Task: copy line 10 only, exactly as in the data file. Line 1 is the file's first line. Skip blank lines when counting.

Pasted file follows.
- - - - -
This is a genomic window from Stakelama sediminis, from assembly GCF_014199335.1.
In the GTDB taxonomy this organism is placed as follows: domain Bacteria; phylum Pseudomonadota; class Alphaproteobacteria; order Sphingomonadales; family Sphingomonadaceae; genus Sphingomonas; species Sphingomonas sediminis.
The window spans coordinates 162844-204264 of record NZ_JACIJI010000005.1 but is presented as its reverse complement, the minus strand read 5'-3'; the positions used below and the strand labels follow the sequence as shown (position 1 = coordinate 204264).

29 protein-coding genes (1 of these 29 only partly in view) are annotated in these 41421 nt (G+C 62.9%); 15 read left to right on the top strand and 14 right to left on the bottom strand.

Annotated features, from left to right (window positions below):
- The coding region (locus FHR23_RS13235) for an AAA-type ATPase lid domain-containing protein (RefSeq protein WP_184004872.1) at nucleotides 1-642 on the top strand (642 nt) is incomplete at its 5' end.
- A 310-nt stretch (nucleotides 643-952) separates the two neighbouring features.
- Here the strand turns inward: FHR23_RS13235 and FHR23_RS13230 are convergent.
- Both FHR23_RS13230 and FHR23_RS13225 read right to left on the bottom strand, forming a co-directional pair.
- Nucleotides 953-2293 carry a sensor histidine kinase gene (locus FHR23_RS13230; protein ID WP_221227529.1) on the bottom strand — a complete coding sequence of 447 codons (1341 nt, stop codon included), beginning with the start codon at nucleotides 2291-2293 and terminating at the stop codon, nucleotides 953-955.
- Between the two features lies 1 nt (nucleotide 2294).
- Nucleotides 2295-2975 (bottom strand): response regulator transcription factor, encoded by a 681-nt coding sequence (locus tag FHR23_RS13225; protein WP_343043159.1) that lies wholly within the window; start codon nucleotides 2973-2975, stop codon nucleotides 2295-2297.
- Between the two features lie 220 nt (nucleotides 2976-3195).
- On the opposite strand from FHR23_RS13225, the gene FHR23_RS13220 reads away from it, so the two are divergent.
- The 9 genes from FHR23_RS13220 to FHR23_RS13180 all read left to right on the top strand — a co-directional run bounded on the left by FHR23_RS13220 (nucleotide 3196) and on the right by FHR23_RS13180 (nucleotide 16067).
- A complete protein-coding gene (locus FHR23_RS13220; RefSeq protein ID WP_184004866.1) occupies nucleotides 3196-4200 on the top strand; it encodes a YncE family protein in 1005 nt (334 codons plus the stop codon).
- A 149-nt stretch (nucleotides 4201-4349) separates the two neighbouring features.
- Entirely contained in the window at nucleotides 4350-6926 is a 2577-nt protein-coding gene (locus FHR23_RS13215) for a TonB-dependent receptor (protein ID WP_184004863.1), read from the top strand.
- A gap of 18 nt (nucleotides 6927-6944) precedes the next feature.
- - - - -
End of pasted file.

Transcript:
- Nucleotides 953-2293 carry a sensor histidine kinase gene (locus FHR23_RS13230; protein ID WP_221227529.1) on the bottom strand — a complete coding sequence of 447 codons (1341 nt, stop codon included), beginning with the start codon at nucleotides 2291-2293 and terminating at the stop codon, nucleotides 953-955.